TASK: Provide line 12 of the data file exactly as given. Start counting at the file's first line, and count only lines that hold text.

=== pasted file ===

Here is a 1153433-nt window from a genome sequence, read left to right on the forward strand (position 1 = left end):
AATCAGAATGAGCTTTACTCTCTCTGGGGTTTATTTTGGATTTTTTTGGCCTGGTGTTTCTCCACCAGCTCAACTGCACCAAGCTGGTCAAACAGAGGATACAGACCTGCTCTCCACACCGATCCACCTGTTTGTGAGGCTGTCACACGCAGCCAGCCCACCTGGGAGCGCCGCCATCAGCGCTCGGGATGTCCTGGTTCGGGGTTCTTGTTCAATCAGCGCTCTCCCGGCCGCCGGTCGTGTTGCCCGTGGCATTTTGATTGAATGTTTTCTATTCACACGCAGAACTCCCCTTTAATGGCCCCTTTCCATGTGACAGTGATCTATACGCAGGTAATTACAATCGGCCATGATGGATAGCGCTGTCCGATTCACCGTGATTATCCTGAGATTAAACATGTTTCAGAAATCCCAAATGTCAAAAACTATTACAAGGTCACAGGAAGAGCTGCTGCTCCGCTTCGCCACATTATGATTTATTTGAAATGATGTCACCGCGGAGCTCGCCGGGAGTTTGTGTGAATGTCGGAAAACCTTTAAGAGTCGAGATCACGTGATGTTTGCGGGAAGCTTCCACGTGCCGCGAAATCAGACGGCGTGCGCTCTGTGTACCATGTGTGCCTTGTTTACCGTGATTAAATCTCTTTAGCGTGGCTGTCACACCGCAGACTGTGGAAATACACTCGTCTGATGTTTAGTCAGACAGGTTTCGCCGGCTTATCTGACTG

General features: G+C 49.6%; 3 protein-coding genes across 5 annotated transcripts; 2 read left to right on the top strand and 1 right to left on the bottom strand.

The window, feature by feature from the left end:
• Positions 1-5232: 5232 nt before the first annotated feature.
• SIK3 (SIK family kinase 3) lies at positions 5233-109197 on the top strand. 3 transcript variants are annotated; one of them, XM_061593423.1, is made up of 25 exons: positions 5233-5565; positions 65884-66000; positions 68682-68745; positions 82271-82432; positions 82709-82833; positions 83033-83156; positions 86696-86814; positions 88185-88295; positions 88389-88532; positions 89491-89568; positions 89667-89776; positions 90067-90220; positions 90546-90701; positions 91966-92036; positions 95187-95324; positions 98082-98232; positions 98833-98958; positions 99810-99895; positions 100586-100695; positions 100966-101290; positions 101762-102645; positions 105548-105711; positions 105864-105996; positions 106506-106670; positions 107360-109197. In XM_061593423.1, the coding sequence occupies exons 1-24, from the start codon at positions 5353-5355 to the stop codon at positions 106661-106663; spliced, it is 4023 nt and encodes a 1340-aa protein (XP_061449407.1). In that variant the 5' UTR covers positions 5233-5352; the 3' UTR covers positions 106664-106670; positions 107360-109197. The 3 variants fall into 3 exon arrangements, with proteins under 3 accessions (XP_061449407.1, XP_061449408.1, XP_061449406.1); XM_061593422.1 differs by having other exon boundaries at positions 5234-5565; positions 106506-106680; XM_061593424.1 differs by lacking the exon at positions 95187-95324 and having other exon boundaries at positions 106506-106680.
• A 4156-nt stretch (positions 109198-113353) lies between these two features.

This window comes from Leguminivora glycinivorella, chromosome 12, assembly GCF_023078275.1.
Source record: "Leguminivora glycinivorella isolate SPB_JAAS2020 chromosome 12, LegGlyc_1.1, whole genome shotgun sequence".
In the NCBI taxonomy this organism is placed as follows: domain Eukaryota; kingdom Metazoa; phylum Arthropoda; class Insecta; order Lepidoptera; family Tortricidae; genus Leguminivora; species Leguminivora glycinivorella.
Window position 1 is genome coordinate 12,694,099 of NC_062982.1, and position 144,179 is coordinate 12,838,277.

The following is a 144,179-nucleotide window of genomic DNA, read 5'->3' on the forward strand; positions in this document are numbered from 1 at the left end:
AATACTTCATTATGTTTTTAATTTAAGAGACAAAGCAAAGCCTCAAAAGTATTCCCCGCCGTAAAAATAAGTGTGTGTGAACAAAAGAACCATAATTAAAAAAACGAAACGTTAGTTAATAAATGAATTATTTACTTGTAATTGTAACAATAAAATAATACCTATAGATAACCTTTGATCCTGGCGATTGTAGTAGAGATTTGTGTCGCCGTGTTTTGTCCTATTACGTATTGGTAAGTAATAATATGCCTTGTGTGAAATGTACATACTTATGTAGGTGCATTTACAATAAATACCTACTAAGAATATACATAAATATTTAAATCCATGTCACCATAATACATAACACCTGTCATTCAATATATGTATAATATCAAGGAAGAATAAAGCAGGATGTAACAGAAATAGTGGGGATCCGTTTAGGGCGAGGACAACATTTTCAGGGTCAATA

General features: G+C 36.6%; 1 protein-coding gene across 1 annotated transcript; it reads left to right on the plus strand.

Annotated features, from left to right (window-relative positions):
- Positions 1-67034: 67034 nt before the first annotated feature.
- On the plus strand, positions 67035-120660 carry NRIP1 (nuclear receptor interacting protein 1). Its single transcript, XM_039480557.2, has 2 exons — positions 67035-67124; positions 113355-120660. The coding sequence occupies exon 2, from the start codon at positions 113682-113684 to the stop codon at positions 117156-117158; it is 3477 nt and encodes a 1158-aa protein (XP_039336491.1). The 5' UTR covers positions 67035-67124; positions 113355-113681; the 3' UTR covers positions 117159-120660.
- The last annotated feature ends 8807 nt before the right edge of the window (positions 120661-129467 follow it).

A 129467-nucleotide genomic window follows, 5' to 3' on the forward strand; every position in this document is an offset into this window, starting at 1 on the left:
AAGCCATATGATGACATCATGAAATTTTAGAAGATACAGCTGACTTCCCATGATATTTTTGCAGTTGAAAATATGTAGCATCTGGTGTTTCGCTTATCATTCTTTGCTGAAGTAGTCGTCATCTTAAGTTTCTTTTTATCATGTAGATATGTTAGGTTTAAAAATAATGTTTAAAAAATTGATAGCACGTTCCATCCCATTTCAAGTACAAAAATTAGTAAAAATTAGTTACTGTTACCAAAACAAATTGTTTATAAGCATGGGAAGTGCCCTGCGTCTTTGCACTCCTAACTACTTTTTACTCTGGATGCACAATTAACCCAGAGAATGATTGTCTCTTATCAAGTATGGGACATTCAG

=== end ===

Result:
The following is a 144,179-nucleotide window of genomic DNA, read 5'->3' on the forward strand; positions in this document are numbered from 1 at the left end: